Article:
“With this demographic, there is an opportunity for advisors here to leverage price competitiveness, peer referrals, and digital engagement to capture these market segments,” Piper says. “A notable observation is that misconceptions about the value of insurance and distrust of insurance companies present significant barriers for entry with both millennials and Gen Z. Advisors have a crucial role to play in educating and creating awareness through real-life stories and communicating transparently about the claims processes, as this would help in bridging some of these existing gaps and in building trust, especially among the younger GEN Z consumers.”

A study conducted by Ernst and Young found that better consumer knowledge leads to more personalised service and enhanced client experiences.

“Communication and marketing preferences tend to differ between the two generations. While Gen Z tends to gravitate towards digital interaction, Millennials seem to favour human engagement through advisors, for example. However, both demographics want to delegate their responsibilities to individuals they trust.

“As millennials and Gen Z grow older, insurers and brokers alike need to adapt their strategies to meet the evolving needs of these market segments. This includes the integration of digital solutions, diversification of product offerings, and the recruitment of younger advisors to better connect with these demographics,” says Piper.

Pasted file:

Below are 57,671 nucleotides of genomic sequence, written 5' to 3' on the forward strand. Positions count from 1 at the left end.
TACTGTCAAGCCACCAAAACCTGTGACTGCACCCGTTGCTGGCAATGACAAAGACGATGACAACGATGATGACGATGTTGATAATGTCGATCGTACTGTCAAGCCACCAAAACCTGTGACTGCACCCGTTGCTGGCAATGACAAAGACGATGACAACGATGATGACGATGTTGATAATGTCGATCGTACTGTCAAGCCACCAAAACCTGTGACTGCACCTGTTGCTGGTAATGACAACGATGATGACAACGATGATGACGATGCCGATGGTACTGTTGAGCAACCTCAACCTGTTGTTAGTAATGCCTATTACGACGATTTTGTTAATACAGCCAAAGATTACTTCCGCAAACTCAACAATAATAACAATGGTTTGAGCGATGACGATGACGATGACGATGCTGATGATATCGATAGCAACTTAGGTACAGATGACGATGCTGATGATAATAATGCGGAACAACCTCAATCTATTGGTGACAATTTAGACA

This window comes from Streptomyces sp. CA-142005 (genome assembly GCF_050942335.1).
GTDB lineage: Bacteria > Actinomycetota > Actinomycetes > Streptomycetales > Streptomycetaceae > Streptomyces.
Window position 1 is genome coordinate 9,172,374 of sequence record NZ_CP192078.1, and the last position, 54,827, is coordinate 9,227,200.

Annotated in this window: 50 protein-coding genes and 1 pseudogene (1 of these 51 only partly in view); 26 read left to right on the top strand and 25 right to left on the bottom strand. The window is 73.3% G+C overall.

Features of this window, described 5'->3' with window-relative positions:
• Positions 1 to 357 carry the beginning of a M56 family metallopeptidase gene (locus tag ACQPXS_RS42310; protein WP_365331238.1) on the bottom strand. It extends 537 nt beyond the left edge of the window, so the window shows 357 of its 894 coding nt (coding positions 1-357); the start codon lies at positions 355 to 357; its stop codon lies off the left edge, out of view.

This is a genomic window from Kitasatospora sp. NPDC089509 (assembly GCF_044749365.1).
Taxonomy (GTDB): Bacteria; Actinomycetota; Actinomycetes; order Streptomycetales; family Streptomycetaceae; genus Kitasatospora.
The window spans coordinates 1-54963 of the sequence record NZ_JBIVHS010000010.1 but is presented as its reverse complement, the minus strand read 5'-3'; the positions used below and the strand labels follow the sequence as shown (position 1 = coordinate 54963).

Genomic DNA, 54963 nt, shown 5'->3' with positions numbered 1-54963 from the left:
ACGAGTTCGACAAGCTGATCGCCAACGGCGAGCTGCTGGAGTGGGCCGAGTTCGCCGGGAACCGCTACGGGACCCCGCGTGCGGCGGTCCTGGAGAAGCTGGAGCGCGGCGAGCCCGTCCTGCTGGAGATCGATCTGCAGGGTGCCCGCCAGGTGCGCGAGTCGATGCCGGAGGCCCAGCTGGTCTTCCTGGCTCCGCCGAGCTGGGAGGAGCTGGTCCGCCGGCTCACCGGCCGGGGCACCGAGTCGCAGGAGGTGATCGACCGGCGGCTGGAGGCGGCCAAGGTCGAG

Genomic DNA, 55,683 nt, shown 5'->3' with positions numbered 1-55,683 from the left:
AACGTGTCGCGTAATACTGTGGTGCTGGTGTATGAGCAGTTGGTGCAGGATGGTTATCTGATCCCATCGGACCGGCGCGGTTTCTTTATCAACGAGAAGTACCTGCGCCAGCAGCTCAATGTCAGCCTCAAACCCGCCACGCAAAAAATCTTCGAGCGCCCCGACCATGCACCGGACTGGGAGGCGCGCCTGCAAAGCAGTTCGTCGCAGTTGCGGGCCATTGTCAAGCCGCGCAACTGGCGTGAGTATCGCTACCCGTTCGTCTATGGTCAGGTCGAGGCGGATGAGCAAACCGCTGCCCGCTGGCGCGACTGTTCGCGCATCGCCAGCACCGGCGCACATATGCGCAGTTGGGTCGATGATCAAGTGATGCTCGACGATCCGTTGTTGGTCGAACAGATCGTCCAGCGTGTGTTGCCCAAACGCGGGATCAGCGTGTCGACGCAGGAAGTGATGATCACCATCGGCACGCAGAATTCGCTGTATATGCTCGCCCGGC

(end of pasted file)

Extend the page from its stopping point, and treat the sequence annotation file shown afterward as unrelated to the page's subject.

The latest insights from the 2023 Consumer Pulse Study show that both millennials and Gen Z are gearing up to increase their contributions to retirement funds and investments. Interestingly, this commitment to saving for the future is prompting them to potentially scale back on major purchases. Projections suggest a decline of 35% and 44% in such expenditure among Gen Z and Millennials, respectively. This shift in mindset reflects a growing focus on establishing long-term financial security in the face of ongoing economic challenges.

According to Piper, adapting to these evolving trends is imperative for insurance companies.

“Eventually, insurance will become a commodity distinguished mainly by price among comparable product options. Understanding their distinct preferences, and the attitudes and behaviours among millennials and Gen Z are crucial for the insurance industry and advisors, to ensure that we align products and engagement strategies with the priorities of each generation to expand the reach of insurance solutions and foster long-term customer relationships,” concludes Piper.